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Crawley Beauty apple


Primarily a culinary variety, cooks to a puree with a delicate apple flavour - but can be eaten fresh after storing. Good disease resistance and tolerates a wide range of soil types.


Crawley Beauty identification photos from official fruit collections

UK National Fruit Collection

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UK National Fruit Collection

Visitor reviews

  • 14 Jan 2015  jonewer,  SURREY, United Kingdom
    Agree with the comment from N.Buck - the flavour of this apple is unremarkable. Its an OK cooker and a not terribly good eater, though on the plus side, the fruit is quite beautiful and free of blemishes. Also with regards to the self-fertility - I have nothing growing nearby that flowers at even close to the same time as Crawley Beauty, yet its produced a crop for the last two years with no problems
  • 25 Jul 2010  N. Buck,  CAMBRIDGESHIRE, United Kingdom
    Fruit flavour is average, but nothing special - many other cookers will produce more flavoursome dishes, while the fruits need quite a lot of "mellowing" in storage to be satisfactory eaters (but still nothing special). Another problem with Crawley Beauty, is finding a suitable very-late-flowering pollination partner. I grow Court Pendu Plat nearby, as pollinator, but their flowering times don't always coincide perfectly, due to seasonal variation. Pollination doesn't usually seem to be a problem though. There seems to be controversy over whether Crawley Beauty is self-fertile or self-sterile. From my experiences of this variety, I'd guess that it's probably partially-self-fertile, with the huge quantities of blossom that this variety produces helping contribute towards an adequate crop in most seasons. But despite the drawbacks, Crawley Beauty has some very good points that makes it a "must-have" among my apple trees....... Crawley Beauty's main benefits are for those who want a regular crop of clean and healthy fruit, from a healthy and relatively compact tree that will grow almost anywhere without much attention. Crawley Beauty has good natural resistance to the major apple diseases, meaning that spraying is unlikely to be necessary in most locations, most seasons. It is also not particularly troubled by pest damage. In summary - easy to grow, but nothing special in terms of flavour.

Tree register

United Kingdom

Spring blossom records for this variety

2012 season

  • May  2012  - tree owned by Graham in Coldstream, United Kingdom

2011 season

  • 26th April  2011  - tree owned by Rachel in Downham Market, United Kingdom

2010 season

  • 21st May  2010  - tree owned by N. in Cambridge, United Kingdom
  • 18th May  2010  - tree owned by N. in Cambridge, United Kingdom
  • 16th May  2010  - tree owned by Rachel in Downham Market, United Kingdom

2009 season

  • 9th May  2009  - tree owned by N. in Cambridge, United Kingdom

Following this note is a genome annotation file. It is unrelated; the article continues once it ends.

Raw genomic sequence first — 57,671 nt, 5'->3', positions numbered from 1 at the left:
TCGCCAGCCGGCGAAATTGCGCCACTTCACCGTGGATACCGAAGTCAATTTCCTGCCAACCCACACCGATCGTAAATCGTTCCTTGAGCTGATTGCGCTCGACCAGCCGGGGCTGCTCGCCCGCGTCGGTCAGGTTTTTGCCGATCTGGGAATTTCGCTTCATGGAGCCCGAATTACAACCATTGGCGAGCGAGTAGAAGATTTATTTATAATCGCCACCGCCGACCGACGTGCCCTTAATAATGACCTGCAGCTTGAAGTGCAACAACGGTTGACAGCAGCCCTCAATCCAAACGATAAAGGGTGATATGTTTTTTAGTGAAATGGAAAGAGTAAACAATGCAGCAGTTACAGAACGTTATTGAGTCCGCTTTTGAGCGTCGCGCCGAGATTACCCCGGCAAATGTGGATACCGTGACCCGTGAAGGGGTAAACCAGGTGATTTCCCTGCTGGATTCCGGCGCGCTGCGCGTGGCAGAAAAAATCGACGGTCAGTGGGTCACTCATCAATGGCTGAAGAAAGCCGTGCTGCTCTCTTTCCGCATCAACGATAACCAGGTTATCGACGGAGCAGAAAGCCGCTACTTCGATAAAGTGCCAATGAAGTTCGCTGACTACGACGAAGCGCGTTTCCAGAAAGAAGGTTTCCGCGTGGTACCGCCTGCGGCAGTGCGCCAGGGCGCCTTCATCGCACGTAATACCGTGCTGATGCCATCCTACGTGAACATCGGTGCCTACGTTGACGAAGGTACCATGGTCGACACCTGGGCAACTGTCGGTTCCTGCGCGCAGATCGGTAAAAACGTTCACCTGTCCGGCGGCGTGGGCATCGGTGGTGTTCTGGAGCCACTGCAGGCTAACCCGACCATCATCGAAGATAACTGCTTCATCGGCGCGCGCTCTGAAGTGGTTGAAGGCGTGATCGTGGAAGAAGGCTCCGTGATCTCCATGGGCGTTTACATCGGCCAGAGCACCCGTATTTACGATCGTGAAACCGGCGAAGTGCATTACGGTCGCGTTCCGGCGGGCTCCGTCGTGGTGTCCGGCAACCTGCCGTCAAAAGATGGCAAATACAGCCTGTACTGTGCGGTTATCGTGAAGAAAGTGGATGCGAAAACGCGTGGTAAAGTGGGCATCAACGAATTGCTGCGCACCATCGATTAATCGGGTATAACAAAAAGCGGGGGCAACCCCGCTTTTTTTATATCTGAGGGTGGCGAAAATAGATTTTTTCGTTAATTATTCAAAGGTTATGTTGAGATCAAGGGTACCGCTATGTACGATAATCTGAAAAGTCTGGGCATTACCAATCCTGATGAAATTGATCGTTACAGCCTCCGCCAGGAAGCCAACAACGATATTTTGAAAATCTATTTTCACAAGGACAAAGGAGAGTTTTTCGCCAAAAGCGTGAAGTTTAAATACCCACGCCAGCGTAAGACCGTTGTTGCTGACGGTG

• 4th May  2009  - tree owned by N. in Cambridge, United Kingdom

Record your blossom dates in our Fruit Tree Register - more >>.


Harvest records for this variety

2012 season

  • 2nd week October  2012  - tree owned by John in Haywards Heath, United Kingdom
  • 1st week October  2012  - tree owned by Andrew in Eastleigh, United Kingdom
  • October  2012  - tree owned by Graham in Coldstream, United Kingdom

2011 season

  • 4th week September  2011  - tree owned by Andrew in Eastleigh, United Kingdom
  • 1st week September  2011  - tree owned by Tom in Sheffield, United Kingdom

2010 season

  • 3rd week September  2010  - tree owned by Andrew in Eastleigh, United Kingdom

2009 season

  • 3rd week October  2009  - tree owned by Rachel in Downham Market, United Kingdom
  • October  2009  - tree owned by N. in Cambridge, United Kingdom

Origins

  • Species: Malus domestica
  • Parentage: Unknown
  • Originates from: Crawley, Sussex, England, United Kingdom
  • Introduced: 1870
  • Orange Pippin Cultivar ID: 1548
  • UK National Fruit Collection accession: 1973-170
  • Some historical details taken with kind permission from 'The New Book of Apples' by Joan Morgan and Alison Richards , illustrated by Elisabeth Dowle, published by Ebury Press, 2002.

Identification

  • Fruit colour: Red / Orange flush
  • Bultitude apple group: 3. Flushed / striped, smooth, acidic, culinary

Using

  • Uses: Cooking
  • Cooking result: Puree
  • Flavour quality: Good
  • Flavour style: Sharper
  • Harvest period: Late season
  • Use / keeping: 1-2 months

Growing

  • Cropping: Heavy
  • Flowering period: Very-Late season
  • Flowering group: 6
  • Fertility: Self-sterile
  • Ploidy: Diploid
  • Vigour: Slightly small
  • Gardening skill: Very easy

Climate

  • Blossom frost-resistance: Good resistance

Diseases

  • Canker  - Some resistance
  • Scab  - Some resistance


Where to buy fresh fruit

No orchards have registered as growing this variety. If you grow this and want to register please go to our Orchard Registration form.



References

  • Apples of England (1948)
    Author: Taylor


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